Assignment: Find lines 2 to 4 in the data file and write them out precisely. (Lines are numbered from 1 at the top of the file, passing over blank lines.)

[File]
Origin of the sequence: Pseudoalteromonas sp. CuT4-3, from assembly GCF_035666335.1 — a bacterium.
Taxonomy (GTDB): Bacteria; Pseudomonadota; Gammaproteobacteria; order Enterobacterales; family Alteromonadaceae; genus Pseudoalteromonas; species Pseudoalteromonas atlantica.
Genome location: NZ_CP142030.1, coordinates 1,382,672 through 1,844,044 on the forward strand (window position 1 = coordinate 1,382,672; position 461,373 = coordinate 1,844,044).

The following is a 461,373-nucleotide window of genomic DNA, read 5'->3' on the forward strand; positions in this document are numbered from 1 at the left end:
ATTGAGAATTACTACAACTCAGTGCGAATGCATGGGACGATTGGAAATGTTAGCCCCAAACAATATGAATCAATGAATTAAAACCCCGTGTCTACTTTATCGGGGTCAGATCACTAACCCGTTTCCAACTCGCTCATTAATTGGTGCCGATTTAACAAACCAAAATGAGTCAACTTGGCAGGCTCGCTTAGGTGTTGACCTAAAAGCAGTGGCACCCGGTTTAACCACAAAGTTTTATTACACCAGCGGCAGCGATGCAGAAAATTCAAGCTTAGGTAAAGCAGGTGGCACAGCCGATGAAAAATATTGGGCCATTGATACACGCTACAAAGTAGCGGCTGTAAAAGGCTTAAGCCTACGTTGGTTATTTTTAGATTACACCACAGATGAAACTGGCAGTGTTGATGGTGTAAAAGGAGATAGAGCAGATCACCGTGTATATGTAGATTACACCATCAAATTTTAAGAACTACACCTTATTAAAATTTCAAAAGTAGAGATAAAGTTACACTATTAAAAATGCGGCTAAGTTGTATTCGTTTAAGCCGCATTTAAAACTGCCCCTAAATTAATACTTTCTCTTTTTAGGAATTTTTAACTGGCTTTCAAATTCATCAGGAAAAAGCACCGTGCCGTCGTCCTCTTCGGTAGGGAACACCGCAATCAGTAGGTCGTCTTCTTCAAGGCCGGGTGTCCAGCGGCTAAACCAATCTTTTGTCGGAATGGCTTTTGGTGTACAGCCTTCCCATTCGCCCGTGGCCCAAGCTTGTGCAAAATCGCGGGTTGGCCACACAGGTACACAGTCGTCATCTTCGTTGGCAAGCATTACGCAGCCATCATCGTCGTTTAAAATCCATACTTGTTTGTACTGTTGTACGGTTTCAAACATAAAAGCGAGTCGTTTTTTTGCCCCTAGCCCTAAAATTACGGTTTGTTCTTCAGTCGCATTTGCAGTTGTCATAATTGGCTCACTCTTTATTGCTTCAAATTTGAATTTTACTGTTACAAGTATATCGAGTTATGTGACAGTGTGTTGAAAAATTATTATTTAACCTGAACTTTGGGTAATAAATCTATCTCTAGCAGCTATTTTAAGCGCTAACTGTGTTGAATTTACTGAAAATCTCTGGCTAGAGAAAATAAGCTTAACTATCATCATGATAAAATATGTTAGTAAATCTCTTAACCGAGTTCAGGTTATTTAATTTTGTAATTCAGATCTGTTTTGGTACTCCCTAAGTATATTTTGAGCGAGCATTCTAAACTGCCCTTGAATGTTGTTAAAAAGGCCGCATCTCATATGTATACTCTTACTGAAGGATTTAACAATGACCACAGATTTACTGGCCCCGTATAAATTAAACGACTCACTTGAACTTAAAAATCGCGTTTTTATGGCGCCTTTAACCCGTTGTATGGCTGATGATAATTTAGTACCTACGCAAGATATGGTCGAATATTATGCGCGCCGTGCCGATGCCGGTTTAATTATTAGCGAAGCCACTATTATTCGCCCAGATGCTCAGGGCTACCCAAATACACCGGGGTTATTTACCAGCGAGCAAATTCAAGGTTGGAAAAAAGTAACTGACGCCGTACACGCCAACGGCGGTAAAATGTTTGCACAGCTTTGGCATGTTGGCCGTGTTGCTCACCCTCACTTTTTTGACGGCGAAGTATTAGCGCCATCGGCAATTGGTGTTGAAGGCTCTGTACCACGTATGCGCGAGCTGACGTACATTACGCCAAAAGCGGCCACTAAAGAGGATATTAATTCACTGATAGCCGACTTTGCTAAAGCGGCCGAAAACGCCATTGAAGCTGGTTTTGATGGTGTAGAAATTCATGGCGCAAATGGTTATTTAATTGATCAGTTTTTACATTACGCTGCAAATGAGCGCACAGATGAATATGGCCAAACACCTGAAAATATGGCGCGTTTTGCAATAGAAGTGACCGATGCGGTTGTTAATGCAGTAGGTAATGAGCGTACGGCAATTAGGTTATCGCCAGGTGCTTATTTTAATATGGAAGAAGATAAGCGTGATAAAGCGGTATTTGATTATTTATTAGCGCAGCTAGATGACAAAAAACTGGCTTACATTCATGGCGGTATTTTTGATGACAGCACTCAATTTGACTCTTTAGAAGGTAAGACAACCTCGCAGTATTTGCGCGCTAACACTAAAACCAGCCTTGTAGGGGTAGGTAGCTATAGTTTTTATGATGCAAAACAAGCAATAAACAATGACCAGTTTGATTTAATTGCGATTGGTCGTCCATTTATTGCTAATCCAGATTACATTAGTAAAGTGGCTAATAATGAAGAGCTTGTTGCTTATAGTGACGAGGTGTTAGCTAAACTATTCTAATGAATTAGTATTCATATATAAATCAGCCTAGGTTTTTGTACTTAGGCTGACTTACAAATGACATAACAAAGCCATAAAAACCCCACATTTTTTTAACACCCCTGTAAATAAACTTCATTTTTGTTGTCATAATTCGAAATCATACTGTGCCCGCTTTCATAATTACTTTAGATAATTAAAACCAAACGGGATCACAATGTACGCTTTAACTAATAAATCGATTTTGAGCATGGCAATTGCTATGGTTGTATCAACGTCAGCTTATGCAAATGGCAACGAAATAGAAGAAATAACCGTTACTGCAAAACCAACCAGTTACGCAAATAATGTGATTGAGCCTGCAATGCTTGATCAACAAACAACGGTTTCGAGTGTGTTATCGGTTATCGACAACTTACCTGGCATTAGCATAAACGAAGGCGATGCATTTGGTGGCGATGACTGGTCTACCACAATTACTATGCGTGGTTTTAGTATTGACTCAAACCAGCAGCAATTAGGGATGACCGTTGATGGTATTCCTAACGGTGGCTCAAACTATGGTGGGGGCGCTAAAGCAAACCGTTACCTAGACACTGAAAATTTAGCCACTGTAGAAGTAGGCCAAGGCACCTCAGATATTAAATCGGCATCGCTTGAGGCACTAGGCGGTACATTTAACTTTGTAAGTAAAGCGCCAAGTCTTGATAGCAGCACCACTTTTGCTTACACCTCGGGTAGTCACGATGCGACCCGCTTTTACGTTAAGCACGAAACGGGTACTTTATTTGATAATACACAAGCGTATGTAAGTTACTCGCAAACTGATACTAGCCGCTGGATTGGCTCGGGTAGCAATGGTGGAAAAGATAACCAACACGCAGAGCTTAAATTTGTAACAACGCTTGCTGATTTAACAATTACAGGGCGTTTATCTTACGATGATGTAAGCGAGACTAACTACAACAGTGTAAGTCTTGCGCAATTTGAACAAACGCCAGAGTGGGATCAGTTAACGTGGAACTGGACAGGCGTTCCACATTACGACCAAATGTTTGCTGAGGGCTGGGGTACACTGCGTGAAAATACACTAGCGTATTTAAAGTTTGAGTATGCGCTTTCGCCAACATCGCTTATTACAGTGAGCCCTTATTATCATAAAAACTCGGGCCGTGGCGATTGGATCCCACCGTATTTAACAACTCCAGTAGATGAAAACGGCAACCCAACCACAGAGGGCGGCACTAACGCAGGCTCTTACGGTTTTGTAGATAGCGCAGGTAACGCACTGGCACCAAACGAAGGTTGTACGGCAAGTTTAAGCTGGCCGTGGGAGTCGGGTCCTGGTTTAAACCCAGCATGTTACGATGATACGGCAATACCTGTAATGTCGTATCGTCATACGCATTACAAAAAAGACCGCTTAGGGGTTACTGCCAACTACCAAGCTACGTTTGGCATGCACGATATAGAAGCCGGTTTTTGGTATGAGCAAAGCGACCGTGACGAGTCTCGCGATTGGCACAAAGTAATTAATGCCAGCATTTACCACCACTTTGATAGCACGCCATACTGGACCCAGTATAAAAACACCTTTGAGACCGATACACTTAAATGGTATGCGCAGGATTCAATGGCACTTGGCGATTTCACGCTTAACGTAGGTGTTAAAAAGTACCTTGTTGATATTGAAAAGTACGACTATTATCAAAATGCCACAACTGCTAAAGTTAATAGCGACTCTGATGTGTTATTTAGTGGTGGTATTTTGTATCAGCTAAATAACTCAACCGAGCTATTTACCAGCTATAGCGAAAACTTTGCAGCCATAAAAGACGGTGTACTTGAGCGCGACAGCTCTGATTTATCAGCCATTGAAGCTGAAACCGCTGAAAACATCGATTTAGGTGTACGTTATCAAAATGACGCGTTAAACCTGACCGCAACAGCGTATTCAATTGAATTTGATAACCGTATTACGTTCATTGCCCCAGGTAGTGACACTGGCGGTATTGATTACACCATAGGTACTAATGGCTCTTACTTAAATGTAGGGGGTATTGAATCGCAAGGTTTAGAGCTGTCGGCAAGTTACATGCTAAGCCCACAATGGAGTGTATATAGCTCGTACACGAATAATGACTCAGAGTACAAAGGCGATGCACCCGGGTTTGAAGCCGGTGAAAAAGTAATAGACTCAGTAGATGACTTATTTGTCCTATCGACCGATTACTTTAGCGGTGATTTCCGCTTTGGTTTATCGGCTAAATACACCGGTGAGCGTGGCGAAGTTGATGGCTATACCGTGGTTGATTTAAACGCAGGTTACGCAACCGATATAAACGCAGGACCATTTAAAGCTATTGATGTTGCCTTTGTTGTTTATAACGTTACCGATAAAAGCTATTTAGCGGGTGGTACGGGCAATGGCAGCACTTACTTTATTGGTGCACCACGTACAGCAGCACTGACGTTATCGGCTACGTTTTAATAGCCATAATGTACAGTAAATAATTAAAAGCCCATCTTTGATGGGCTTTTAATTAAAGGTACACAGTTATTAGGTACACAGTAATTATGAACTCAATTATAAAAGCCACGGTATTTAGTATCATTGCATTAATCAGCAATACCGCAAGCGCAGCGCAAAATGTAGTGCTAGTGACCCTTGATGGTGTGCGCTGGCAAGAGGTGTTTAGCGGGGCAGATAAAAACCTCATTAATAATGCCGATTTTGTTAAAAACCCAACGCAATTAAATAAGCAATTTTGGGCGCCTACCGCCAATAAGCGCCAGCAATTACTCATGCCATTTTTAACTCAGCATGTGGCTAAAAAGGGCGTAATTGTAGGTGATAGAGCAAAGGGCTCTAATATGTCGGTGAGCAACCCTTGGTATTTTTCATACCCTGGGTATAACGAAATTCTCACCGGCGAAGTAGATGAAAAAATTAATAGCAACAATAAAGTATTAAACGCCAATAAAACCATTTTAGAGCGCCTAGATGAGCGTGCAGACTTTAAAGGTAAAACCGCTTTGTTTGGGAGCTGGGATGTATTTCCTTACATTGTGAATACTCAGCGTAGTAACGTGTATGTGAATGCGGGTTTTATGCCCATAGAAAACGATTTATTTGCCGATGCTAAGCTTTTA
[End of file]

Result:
Taxonomy (GTDB): Bacteria; Pseudomonadota; Gammaproteobacteria; order Enterobacterales; family Alteromonadaceae; genus Pseudoalteromonas; species Pseudoalteromonas atlantica.
Genome location: NZ_CP142030.1, coordinates 1,382,672 through 1,844,044 on the forward strand (window position 1 = coordinate 1,382,672; position 461,373 = coordinate 1,844,044).

The following is a 461,373-nucleotide window of genomic DNA, read 5'->3' on the forward strand; positions in this document are numbered from 1 at the left end: